The real monster in the Back To The Future movies isn't the bully Biff, argues Premiere's Gene Newman. It's Doc Brown, the lying manipulator who deals with terrorists and nearly destroys the space-time continuum. Spoilers ahead.
Back to the Future is one of the greatest films ever made and spawned a really good mind-bending sequel and a mediocre finale. I spent an entire weekend buried in the new 3-Disc 25th Anniversary Blu-ray release, which is six discs of pure magic (three Blu-rays loaded with pristine copies of the films, all-new extras, and three DVDs housing digital copies). After spending more than 10 hours poring through it all something troubling became eminently apparent. Marty McFly is a typical 80s teen who just wants to play guitar, take his girl to the lake, and not have sex with his mom. (Well, it wasn't really his mom. When he travels from 1985 back to 1955 it wasn't his mom yet. Plus, she was so...so...thin!) Our gripe isn't with Marty, or his hapless loser dad George, or even the bully Biff who keeps getting buried in horse shit era after era. It's with the puppet master of this whole time-bending charade: Dr. Emmett "Doc" Brown.
Doc is the one who slips in his bathroom, bangs his head, and thinks up the Flux Capacitor, a Y-shaped component enabling time travel. From there he spends 30 years and his entire family fortune trying to achieve his one goal. But, why does he even want to travel through time? What are his motivations? He says he wants to look beyond his years and "get a clear perception of humanity, where we've been, where we're going, the pitfalls, the possibilities, the perils and the promise. Perhaps even an answer to that universal question: Why?" But to what lengths will he go? Let's examine him as a person. Be warned: THIS IS LOADED WITH SPOILERS!!!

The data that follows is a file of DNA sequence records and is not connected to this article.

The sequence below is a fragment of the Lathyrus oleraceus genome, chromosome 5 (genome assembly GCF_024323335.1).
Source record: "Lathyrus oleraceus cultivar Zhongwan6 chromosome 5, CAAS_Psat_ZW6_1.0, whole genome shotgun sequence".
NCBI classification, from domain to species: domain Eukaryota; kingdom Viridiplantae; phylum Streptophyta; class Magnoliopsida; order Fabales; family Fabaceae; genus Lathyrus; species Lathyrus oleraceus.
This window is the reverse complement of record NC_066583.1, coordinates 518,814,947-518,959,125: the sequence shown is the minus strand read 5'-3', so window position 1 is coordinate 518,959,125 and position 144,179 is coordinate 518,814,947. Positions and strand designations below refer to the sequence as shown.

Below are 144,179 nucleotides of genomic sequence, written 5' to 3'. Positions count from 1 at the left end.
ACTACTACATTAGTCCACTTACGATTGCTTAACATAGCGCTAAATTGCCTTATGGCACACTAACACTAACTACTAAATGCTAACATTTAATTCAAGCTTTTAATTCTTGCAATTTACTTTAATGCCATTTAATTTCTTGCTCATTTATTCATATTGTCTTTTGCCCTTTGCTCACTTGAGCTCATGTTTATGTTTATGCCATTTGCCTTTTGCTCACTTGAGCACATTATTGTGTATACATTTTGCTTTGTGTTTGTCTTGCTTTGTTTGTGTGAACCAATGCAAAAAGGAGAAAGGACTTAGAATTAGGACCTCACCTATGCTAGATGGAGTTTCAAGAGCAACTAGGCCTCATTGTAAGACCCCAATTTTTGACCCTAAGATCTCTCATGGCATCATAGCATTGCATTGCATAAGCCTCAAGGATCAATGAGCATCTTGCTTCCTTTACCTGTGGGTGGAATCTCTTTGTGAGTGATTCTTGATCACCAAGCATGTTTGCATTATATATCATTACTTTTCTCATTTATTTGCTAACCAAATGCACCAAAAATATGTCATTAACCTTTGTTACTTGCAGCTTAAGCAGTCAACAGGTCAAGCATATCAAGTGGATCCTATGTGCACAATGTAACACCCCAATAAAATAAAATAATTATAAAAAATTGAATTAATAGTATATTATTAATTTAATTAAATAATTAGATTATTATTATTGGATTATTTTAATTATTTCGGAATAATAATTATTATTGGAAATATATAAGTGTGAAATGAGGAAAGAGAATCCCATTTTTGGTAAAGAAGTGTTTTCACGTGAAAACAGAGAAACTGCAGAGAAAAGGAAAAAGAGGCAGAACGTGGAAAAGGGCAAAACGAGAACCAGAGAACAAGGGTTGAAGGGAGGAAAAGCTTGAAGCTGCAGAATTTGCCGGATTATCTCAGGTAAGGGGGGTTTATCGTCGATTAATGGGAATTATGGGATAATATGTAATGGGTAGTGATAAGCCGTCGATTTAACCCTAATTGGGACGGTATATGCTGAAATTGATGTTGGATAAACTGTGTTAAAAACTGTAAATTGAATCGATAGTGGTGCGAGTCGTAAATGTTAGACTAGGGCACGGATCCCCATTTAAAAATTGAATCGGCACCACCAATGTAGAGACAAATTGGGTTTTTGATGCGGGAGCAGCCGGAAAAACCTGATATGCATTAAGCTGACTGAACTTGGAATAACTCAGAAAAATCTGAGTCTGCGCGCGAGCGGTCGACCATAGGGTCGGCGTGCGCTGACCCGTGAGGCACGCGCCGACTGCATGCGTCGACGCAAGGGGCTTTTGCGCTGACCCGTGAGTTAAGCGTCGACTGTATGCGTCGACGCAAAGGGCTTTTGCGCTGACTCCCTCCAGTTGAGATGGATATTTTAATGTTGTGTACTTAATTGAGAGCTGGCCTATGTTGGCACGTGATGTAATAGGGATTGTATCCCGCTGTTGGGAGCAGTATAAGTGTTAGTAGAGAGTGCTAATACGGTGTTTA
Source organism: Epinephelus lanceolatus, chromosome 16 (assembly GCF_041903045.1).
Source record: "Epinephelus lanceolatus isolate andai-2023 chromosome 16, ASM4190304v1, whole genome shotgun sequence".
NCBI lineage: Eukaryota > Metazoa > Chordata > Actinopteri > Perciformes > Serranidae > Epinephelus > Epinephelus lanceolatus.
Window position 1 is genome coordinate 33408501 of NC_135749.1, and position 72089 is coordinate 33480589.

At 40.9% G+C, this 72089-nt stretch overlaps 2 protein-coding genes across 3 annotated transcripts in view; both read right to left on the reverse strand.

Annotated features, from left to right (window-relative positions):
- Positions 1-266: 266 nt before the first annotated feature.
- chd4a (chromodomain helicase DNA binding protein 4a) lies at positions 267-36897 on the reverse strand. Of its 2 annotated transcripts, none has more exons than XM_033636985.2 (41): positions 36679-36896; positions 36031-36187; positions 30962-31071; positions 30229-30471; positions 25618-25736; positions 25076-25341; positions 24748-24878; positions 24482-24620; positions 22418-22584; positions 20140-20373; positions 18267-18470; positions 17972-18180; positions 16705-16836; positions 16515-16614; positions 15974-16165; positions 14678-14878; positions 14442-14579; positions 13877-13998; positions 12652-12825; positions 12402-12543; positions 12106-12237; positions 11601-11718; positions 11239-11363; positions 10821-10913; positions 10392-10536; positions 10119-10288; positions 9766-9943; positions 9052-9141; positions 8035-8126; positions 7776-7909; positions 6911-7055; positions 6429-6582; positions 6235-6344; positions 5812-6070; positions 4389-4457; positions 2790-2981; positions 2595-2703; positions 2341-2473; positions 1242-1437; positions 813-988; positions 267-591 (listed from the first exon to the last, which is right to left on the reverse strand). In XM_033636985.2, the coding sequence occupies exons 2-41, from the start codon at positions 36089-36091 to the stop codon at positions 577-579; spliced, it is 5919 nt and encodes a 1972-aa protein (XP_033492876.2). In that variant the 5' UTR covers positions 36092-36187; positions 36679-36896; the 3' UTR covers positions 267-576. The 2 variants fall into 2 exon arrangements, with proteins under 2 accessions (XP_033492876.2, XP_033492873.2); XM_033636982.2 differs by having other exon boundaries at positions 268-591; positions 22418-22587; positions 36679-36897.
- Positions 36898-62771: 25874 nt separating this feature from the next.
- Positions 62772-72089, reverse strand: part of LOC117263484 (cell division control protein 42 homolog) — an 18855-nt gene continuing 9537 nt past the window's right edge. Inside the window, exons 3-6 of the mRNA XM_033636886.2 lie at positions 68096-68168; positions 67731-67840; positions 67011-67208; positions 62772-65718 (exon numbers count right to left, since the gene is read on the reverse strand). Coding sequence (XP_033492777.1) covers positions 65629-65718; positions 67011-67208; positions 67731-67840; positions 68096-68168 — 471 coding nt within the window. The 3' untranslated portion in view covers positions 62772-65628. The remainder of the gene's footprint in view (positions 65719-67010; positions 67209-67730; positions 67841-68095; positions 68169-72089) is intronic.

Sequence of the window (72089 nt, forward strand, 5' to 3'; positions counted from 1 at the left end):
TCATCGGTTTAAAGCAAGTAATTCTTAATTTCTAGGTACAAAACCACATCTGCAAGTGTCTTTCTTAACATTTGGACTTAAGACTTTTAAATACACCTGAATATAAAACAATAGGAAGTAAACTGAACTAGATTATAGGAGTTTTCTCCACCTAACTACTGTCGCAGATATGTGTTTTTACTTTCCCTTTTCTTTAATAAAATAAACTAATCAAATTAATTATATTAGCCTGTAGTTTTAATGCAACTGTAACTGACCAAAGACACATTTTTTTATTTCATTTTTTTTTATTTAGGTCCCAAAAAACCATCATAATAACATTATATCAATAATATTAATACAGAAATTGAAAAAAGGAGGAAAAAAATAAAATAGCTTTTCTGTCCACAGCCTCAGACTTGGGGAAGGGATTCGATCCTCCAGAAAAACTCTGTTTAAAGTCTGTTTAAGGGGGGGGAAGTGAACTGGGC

He's A Terrorist
It's hard to call a lovable character from our childhood a terrorist, but he was. The DeLorean was electric but he needed a nuclear kick to generate the 1.21 gigawatts...again, 1.21 GIGAWATTS!!!...to shoot through time. Since you can't buy plutonium at the corner drugstore he had to steal it from Libyan terrorists. He takes the toxic and deadly substance for his own personal use and makes a bomb for the Libyans out of used pinball machine parts. This proves he knows how to make a bomb and is willing to do whatever it takes to achieve his goal. When they realize he made them a fake bomb they want revenge so they drive their van down to the Twin Pines Mall—later the Lone Pine Mall—at 1 AM looking for some payback. He then promptly gets shot in front of his dog and a teenage boy, who's then forced to jump in a time machine and destroy the space time continuum. This all happened because he was working with the enemy. More like Doc "Taliban Al Qaeda" Brown, right?